College of MBM Mentor and Faculty Member Applies Expressive Arts Approach to Workplace: Introducing Terri Goslin-Jones, PhD
Recently Terri Goslin-Jones, PhD, a Saybrook University graduate, agreed to serve as a mentor for students in the College of Mind-Body Medicine. Terri’s main reason for becoming a mentor is to give back to other people, who are on a personal quest to nurture and develop their unique desire to change their part of the world.
Terri recounts her journey in finding Saybrook University: "On the surface, I fit into the conservative Midwestern, business environment where I worked as a leadership development consultant and executive coach. However, I had a desire to explore meaningful work, spirituality, and creativity. I searched for a doctoral program that offered alternative thinking, a willingness to explore the mystery of life, and help in answering my burning questions about human potential. This pursuit led me to Saybrook University."
In 2010, she received her doctorate in Psychology and while at Saybrook University, Terri also completed the two-year expressive arts certificate program. Creativity is at the heart of her work, as Terri believes that every person has a creative, unique spirit, and that creative energy is a vehicle for growth. In her dissertation, Terri wrote, "Work can be a sacred place where people are giving birth to their deepest passions and creative spirit."
Terri recently joined a Saybrook panel at the 2012 American Psychological Association’s (APA) Annual Meeting. The title of her presentation was, “Person-Centered Expressive Arts: A Journey to Creative Relationships.” The findings of her dissertation research and her Creative Living coaching process indicate that an expressive arts practice can foster relationships that provide a deeper connection and a sense of belonging. Her dissertation research participants described the use of expressive arts as a means to develop greater wholeness.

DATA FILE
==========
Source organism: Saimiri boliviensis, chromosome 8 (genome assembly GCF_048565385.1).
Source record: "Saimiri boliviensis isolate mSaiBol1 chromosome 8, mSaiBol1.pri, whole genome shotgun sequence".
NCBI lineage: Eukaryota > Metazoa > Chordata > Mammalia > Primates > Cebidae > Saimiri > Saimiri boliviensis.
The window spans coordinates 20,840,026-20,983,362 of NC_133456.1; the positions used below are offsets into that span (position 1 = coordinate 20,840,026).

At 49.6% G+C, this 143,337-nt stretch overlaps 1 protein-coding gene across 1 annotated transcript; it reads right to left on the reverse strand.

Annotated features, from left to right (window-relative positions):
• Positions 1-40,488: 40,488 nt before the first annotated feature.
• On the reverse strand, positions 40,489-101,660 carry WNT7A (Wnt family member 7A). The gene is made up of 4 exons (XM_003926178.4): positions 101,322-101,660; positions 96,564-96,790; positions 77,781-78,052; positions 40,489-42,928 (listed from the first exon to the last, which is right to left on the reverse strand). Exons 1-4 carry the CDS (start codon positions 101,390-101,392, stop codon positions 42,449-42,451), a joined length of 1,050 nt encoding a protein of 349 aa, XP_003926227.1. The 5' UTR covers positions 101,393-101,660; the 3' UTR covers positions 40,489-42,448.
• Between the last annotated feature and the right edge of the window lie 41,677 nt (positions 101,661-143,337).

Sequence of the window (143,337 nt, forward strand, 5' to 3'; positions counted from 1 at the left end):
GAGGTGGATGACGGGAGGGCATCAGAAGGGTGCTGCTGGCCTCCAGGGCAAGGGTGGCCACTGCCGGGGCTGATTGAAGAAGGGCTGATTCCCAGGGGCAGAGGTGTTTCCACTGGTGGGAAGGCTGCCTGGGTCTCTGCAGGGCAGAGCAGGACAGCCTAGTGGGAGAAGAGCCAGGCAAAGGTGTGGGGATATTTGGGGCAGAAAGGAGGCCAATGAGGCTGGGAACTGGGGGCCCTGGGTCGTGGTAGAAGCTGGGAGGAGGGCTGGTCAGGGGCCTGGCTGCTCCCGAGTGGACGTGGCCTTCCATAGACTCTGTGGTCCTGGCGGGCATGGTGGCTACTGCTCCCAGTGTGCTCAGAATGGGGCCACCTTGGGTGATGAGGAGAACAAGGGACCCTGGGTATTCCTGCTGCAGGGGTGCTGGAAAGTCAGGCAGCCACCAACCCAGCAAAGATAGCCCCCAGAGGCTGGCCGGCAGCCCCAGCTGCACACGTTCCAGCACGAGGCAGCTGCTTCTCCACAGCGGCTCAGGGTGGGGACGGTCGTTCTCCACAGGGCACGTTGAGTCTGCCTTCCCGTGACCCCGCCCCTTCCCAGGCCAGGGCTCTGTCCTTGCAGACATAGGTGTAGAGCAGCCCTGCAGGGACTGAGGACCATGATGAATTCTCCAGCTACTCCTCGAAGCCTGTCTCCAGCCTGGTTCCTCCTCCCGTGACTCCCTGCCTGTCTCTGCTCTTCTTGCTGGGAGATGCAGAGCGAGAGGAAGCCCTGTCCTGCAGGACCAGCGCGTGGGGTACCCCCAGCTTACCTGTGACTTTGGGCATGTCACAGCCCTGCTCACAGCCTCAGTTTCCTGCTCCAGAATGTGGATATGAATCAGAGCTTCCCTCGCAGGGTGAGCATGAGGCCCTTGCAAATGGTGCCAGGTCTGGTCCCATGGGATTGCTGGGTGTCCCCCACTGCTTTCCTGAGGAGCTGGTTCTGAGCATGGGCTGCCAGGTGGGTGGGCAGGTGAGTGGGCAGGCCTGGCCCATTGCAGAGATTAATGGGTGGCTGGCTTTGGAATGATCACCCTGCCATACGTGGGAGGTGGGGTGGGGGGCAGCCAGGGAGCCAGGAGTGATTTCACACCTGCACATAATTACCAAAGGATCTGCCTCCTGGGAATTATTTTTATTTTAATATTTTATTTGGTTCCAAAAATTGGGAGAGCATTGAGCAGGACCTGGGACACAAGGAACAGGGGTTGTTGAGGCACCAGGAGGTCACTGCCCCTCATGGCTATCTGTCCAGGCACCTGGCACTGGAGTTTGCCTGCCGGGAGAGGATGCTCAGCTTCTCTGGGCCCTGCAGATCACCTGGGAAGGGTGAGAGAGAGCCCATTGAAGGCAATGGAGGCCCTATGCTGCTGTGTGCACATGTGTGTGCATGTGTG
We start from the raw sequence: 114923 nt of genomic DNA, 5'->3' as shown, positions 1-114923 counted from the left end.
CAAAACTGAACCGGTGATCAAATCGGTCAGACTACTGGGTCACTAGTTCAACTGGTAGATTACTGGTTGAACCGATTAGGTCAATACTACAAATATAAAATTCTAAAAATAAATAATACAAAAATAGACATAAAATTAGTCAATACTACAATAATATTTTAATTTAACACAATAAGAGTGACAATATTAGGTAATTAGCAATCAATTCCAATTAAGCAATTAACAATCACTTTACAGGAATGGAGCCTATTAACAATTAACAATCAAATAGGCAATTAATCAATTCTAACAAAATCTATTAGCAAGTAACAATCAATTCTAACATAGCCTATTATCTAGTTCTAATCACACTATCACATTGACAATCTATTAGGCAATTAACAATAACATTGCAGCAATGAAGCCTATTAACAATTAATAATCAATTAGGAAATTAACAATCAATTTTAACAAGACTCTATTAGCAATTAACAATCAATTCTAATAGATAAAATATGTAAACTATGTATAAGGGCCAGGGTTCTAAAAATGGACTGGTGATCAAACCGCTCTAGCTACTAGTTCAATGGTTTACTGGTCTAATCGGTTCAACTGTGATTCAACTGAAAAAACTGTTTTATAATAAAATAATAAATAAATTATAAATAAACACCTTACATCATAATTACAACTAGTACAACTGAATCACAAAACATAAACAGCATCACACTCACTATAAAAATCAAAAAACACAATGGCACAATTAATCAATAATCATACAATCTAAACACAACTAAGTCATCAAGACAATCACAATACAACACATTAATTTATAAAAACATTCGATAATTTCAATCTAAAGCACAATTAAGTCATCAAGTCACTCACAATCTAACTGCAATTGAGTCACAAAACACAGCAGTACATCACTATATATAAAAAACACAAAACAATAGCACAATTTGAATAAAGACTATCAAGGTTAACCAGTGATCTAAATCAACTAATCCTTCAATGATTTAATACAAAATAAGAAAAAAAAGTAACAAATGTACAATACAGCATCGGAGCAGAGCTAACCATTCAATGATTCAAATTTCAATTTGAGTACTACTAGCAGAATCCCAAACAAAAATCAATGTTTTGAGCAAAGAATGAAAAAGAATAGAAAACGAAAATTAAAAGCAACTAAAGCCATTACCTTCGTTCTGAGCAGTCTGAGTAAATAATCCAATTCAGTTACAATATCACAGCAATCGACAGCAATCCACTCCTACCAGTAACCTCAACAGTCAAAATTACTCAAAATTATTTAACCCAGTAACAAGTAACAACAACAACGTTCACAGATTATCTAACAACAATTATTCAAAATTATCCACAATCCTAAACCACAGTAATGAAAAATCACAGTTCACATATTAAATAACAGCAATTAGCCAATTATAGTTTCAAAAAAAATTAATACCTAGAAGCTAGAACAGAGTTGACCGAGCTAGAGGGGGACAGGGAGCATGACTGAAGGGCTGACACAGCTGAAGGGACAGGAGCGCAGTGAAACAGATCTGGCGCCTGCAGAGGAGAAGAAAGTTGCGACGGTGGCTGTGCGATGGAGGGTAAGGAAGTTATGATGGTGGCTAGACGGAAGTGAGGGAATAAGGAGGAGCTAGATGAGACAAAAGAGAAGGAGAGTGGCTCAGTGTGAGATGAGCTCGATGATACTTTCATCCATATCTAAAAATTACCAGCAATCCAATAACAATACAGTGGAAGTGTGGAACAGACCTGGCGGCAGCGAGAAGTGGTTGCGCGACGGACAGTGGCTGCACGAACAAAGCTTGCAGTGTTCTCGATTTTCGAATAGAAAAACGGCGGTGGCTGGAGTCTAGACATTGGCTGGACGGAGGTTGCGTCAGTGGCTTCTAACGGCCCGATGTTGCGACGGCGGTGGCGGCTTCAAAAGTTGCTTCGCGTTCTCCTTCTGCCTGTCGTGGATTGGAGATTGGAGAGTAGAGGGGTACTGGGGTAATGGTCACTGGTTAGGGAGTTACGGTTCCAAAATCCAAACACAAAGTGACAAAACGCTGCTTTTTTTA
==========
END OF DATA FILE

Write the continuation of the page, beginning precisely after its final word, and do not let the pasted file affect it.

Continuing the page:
In her private practice Terri works with individuals and groups. Her business mission is to "Discover the Wonder of People at Work™.” Her consulting work includes several key areas: executive coaching, expressive arts-based learning, leadership development, life-coaching, and team building. Terri has found that work becomes more meaningful when creativity is nurtured in the workplace through the expression of a person's unique gifts, talents, and perspectives. Terri also works as an adjunct psychology professor at Maryville University and part-time faculty in the College of Mind-Body Medicine at Saybrook University.
Maureen Molinari, a PhD student in the College of Mind-Body Medicine, recently had an opportunity to join one of Terri's expressive arts workshops. Maureen reports that the focus of this workshop was to explore each participant’s vision for their doctoral program. Dr. Goslin-Jones used techniques such as creative journaling and vision boards to help students connect with their goals and desires. In preparation for an in-person session, Terri sets up a creativity table. The table may include magazines, inspirational cards, colored pencils, glitter, yarn, charms, natural objects, and crayons.
A session of creative journaling begins with a meditation and an intention. The intention could be specific or broad; it is the starting point. After the opening meditation people are invited to use movement, and become attuned with their emotions and their body. After a short period of dance or movement the workshop participants go to the art table and choose what speaks to them for their expressive arts project. Then the fun begins. Each workshop participant uses personal attunement, mindfulness, and art tools to tap into the unspoken parts of themselves. The unspoken parts of oneself emerge in the art project and provide the person with insights. Using creative processes provides a bridge between the left and right brain.
Creative journaling includes words, textures, colors and symbols; the idea is to let thoughts and feelings flow through by using creative expression. When the art journal page or pages are complete for the session, participants are invited to use spontaneous writing to transform the abstract information into a message. Then people pair up to describe their artwork. During the witnessing/sharing people are encouraged to share freely what the artwork means to them. The witnesses are invited to ask questions; however, they are discouraged from interpreting other's work. The artwork, writing, and verbal sharing give each person a chance to develop a deeper connection with his or her internal life. After the witnessing process is complete the group comes together and shares their unique creations. The session is concluded with a closing ritual. Although the session is finished, people are invited to continue to work on their journals or visioning boards at home. Creative insights frequently emerge even after the session ends.
To learn more about Terri Goslin-Jones visit her website, www.terrigoslin-jones.com